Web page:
Tim “Rock” Raines was inducted into the Baseball Hall of Fame on Sunday, but “America’s pastime” isn’t the only sport that he loves.
“We lived on a golf course outside Orlando, but I never played,” Raines, 57, recalled earlier this year, as we drove to the Chicago Golf Show, where he was to make an appearance as part of a Hall-of-Fame Weekend promotion. “My sons [Tim Jr. and Andre] had been playing. I had the time, so I decided to give it a try.”
The fun-loving Raines, a left fielder who grew up in Sanford, Fla., played 23 major-league seasons, primarily with the Montreal Expos (1979-90, 2001), Chicago White Sox (1991-95) and New York Yankees (1996-98). He is regarded as being among the top leadoff men in history, thanks to his hitting and base-stealing prowess.
All of that meant nothing one day in 1994 during the players’ strike that ultimately scrapped the end of the season, when Raines picked up another stick-and-ball game.
“I went into the pro shop and bought a brand-new set of Big Bertha clubs,” Raines said. “I go out to the first tee and I top it. Ball went nowhere. I couldn’t believe it. I keep topping it. Couldn’t make contact. I was a good athlete – at least I thought I was,” he said, laughing.
Well, only if you define “good athlete” as someone who had a lifetime career batting average of .294, an OPS (combination of on-base percentage and slugging percentage) of .810, hit 170 home runs and made seven consecutive National League All-Star teams, from 1981 to ’87.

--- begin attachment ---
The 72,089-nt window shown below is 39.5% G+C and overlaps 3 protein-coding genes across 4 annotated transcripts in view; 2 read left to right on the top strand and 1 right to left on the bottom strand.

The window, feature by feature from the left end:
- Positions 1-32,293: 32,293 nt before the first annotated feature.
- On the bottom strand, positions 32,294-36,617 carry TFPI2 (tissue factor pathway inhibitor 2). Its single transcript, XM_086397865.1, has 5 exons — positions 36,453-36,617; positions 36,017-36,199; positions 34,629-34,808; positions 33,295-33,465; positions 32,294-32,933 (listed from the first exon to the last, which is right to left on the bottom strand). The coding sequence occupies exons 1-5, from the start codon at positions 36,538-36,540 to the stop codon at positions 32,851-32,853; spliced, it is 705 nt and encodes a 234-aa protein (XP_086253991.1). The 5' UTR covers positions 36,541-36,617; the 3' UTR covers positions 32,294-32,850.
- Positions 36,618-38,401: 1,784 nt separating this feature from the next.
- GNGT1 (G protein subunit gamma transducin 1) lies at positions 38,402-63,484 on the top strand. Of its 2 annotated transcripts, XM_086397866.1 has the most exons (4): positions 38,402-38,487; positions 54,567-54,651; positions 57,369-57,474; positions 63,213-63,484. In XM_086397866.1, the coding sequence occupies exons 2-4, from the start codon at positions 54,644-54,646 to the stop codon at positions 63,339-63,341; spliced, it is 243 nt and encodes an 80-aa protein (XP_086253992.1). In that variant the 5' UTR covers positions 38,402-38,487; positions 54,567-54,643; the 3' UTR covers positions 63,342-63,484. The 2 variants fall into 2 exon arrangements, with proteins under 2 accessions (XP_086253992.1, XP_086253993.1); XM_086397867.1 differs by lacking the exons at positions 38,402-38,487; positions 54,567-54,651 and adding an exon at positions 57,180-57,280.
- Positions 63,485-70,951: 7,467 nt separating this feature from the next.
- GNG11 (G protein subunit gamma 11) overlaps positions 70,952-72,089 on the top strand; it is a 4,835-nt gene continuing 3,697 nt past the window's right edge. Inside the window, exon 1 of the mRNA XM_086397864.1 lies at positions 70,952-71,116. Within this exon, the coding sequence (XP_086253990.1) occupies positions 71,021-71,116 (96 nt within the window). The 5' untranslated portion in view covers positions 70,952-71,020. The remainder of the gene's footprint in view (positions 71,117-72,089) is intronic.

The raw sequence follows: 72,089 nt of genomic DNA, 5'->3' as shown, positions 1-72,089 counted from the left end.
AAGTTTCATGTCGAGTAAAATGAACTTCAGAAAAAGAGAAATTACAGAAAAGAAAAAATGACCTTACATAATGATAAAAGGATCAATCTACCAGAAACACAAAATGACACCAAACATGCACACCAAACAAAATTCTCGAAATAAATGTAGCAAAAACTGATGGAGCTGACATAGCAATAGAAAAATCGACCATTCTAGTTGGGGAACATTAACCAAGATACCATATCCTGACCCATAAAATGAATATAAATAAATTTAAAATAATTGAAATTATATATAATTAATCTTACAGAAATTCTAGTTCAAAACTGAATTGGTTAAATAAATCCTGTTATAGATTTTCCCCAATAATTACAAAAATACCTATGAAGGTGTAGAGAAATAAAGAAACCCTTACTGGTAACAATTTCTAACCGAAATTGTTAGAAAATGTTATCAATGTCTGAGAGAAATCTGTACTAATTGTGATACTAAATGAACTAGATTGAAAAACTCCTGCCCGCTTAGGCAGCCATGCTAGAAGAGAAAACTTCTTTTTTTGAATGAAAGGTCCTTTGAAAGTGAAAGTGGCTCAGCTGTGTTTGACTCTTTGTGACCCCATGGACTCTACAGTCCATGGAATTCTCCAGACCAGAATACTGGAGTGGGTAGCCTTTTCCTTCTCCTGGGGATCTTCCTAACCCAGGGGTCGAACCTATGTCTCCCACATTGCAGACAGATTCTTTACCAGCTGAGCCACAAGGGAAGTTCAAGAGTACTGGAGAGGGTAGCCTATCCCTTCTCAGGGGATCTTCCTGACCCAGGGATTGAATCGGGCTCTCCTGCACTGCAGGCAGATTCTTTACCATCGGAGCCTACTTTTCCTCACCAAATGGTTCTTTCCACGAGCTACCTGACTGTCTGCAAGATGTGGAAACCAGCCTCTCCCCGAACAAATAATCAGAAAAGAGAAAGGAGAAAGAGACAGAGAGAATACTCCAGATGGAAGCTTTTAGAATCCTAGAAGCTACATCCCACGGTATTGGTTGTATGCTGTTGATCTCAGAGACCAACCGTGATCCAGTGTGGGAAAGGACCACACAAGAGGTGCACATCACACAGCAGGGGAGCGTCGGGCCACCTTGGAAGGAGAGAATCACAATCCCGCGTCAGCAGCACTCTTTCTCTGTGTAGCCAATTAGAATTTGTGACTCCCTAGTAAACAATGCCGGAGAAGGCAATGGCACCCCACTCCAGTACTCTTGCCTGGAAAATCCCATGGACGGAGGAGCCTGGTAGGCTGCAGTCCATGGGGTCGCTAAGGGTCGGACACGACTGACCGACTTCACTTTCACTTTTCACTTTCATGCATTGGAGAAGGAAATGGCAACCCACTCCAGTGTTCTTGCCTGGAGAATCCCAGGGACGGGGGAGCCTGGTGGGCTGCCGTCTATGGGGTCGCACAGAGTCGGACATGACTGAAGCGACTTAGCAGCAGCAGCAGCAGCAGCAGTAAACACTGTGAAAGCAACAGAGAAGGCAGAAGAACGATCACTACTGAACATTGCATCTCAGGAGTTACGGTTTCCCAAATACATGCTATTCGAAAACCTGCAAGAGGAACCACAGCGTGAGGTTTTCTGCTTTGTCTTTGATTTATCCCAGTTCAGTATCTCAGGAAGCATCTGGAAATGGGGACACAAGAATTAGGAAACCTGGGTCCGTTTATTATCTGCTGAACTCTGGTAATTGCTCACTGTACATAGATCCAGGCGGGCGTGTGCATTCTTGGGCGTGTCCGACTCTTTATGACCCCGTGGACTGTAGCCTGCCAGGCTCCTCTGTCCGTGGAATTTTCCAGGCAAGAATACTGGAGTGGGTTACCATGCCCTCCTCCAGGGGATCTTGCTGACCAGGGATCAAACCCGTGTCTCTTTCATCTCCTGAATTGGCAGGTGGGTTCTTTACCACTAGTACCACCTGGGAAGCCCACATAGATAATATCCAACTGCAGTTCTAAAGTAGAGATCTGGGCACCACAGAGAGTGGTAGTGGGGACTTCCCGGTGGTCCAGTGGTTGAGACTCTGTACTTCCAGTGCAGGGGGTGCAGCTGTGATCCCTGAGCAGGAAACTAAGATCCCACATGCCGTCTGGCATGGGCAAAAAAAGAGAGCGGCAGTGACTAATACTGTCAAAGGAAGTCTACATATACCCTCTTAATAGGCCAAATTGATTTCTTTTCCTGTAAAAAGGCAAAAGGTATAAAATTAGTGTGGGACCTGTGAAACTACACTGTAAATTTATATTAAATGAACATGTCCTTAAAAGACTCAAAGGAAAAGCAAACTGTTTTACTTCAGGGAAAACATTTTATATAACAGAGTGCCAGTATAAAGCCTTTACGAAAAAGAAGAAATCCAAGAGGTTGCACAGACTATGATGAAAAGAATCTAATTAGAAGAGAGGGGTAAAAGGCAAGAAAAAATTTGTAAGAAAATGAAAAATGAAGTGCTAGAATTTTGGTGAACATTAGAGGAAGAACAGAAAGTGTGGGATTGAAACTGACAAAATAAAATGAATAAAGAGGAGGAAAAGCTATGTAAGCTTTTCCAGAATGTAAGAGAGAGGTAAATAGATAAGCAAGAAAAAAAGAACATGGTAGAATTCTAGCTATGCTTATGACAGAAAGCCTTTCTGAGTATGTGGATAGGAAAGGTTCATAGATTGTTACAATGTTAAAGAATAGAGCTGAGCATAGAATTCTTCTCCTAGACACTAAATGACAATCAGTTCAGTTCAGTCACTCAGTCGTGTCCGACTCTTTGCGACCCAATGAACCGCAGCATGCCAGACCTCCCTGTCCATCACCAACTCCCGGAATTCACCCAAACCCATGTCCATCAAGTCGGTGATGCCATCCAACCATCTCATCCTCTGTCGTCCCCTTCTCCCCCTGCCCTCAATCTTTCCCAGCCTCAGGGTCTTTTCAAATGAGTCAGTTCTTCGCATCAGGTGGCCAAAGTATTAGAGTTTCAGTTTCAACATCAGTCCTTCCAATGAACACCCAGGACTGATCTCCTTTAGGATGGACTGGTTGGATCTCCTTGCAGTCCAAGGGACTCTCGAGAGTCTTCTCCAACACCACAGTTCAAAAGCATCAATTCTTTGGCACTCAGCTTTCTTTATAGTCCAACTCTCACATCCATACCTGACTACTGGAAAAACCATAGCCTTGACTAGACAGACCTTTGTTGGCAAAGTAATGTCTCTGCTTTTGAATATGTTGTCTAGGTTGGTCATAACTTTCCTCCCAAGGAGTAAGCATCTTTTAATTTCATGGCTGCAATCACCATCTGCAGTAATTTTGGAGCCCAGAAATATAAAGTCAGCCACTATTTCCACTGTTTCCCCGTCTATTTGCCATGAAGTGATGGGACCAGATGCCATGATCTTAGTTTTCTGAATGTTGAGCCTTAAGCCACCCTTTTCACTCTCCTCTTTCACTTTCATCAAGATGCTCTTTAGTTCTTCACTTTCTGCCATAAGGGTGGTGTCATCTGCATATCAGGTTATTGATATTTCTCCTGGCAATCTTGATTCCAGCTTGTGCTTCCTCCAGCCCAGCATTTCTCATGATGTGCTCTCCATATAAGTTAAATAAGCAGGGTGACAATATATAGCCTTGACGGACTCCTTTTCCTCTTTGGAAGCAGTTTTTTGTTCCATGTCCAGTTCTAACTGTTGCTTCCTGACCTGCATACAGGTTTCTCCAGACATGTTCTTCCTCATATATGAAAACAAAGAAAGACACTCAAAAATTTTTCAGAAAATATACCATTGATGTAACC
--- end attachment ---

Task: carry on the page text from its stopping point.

Before he finished his first 18 holes, Raines was back in the pro shop.
“I went to the pro and said, ‘These clubs don’t work. I can’t hit ’em. Give me something else.’ So, he gives me some King Cobra clubs. Told me they’d help me get the ball up in the air. They weren’t any better. It was me. I didn’t know how to play golf.”
Bitten that day by the golf bug, Raines has been at it ever since. A switch-hitter during his baseball days, he plays golf right-handed.
At the golf show, he went on stage and took a lesson from prominent golf pro (and loyal Sox fan) Joe Bosco. Hitting into a net, Raines looked like a Hall of Fame slugger. When he took a rip, the crowd noticed, and the TrackMan figures were impressive, if a bit crooked.
That day, Raines said he never could have been successful hitting a baseball had he been thinking about his mechanics during an at-bat. Reacting instinctively was key, a principle that he believes applies to golf.
Today, Raines plays to a 15 handicap. Working as a roving minor-league instructor for the Toronto Blue Jays, he travels a lot but doesn’t bring the clubs. Unlike former pitchers such as Greg Maddux and John Smoltz, who pitched every fourth day and played golf often, Raines doesn’t have time to play on the road.
During baseball’s offseason, Raines resides in Goodyear, Ariz., with his second wife, Shannon Watson, a native of Arnprior, Ontario, and their 6-year-old twin girls, Amelie and Ava. To balance his parental duties with a need for more time on the course, Raines is introducing his girls to golf. So far, success has been limited.
“After a few holes, they kind of lose interest,” he said. “They do like to ride in the cart.”
As their father would attest, a love of the game has to start somewhere.
Barry Cronin, a former golf writer with the Chicago Sun-Times, is media director for the John Deere Classic and head of Cronin Communications. He lives in Park Ridge, Ill. Email: firstname.lastname@example.org